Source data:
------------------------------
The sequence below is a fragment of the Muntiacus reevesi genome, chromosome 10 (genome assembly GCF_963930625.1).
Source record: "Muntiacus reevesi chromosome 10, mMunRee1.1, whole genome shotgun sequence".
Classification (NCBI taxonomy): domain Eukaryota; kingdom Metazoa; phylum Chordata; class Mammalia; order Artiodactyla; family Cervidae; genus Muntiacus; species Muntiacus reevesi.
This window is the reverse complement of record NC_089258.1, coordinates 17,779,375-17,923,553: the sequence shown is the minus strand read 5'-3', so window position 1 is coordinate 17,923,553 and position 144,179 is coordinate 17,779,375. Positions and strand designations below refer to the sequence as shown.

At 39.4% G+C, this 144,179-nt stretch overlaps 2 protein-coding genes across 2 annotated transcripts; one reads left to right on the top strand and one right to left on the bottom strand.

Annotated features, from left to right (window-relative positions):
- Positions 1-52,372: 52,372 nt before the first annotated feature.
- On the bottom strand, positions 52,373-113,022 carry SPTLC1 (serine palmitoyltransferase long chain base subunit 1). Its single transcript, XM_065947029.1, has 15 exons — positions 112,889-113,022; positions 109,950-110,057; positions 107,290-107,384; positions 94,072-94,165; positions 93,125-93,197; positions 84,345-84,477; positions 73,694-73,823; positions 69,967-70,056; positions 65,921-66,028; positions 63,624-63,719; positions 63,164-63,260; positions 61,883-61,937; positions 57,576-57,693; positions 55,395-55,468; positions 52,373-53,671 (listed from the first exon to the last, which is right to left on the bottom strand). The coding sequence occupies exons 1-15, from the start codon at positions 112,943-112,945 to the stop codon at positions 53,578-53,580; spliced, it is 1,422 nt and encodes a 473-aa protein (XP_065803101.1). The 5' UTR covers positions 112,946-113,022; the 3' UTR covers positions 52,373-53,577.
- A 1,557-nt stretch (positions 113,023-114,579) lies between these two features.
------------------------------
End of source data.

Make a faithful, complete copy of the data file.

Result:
The sequence below is a fragment of the Muntiacus reevesi genome, chromosome 10 (genome assembly GCF_963930625.1).
Source record: "Muntiacus reevesi chromosome 10, mMunRee1.1, whole genome shotgun sequence".
Classification (NCBI taxonomy): domain Eukaryota; kingdom Metazoa; phylum Chordata; class Mammalia; order Artiodactyla; family Cervidae; genus Muntiacus; species Muntiacus reevesi.
This window is the reverse complement of record NC_089258.1, coordinates 17,779,375-17,923,553: the sequence shown is the minus strand read 5'-3', so window position 1 is coordinate 17,923,553 and position 144,179 is coordinate 17,779,375. Positions and strand designations below refer to the sequence as shown.

At 39.4% G+C, this 144,179-nt stretch overlaps 2 protein-coding genes across 2 annotated transcripts; one reads left to right on the top strand and one right to left on the bottom strand.

Annotated features, from left to right (window-relative positions):
- Positions 1-52,372: 52,372 nt before the first annotated feature.
- On the bottom strand, positions 52,373-113,022 carry SPTLC1 (serine palmitoyltransferase long chain base subunit 1). Its single transcript, XM_065947029.1, has 15 exons — positions 112,889-113,022; positions 109,950-110,057; positions 107,290-107,384; positions 94,072-94,165; positions 93,125-93,197; positions 84,345-84,477; positions 73,694-73,823; positions 69,967-70,056; positions 65,921-66,028; positions 63,624-63,719; positions 63,164-63,260; positions 61,883-61,937; positions 57,576-57,693; positions 55,395-55,468; positions 52,373-53,671 (listed from the first exon to the last, which is right to left on the bottom strand). The coding sequence occupies exons 1-15, from the start codon at positions 112,943-112,945 to the stop codon at positions 53,578-53,580; spliced, it is 1,422 nt and encodes a 473-aa protein (XP_065803101.1). The 5' UTR covers positions 112,946-113,022; the 3' UTR covers positions 52,373-53,577.
- A 1,557-nt stretch (positions 113,023-114,579) lies between these two features.